What does the research tell us?
Ahsan et al. (2018) used the multiple case study approach to explore how the mentor relationship and affective (emotional) state of student entrepreneurs has an impact on their venture progress. They found that the mentor relationship is key to developing an entrepreneur’s identity (e.g. inventor identity, founder identity, developer identity) and that student entrepreneurs who engaged in self-reflection and gained feedback from mentors, were able to project positive affect and accumulate the resources they needed to move forward. Hence, they suggested that the most effective mentors were able to recognise and address the needs of student entrepreneurs and take actions that positively impact their affective state.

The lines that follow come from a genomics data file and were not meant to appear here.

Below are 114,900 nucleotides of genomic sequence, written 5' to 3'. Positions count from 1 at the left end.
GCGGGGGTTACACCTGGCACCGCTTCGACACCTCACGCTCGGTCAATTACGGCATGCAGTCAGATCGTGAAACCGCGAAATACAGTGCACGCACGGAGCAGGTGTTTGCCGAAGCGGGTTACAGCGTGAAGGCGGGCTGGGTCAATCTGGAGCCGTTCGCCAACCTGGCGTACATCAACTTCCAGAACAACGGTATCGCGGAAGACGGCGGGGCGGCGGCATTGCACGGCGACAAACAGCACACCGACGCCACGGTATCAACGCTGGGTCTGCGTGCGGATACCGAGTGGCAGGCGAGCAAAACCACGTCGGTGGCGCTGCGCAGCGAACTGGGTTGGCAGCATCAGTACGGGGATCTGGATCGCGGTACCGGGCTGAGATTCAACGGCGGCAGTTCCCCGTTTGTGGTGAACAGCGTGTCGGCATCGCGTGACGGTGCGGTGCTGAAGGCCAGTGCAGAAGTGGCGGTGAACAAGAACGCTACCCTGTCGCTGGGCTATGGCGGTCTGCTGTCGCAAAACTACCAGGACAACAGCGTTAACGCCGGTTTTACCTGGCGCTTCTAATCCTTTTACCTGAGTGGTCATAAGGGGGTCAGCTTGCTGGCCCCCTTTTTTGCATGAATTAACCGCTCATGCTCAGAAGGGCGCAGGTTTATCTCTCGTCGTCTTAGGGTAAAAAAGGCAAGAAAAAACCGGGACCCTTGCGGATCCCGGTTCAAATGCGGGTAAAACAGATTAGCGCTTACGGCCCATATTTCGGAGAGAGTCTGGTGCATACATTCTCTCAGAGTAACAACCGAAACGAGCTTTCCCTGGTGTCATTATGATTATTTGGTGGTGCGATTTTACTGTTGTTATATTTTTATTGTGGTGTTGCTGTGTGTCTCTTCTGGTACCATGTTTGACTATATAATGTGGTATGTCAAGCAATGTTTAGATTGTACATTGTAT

What are the recommendations for practice?
This study would suggest two implications for practice. First, that mentors should be aware of the impact they are having on an entrepreneur’s identity and could aim to develop a particular type of identity that would be most useful to the entrepreneur in their startup role e.g. inventor identity, founder identity, developer identity. Second, that mentors should be alert to the needs of student entrepreneurs, which could manifest themselves in different ways beyond the obvious such as verbal, non-verbal, or written, to understand their needs and take actions that will positively impact their affective state.
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Cite the paper:
Ahsan, M., Zheng, C., DeNoble, A., & Musteen, M. (2018). From student to entrepreneur: how mentorships and affect influence student venture launch. Journal of Small Business Management, 56, 76-102.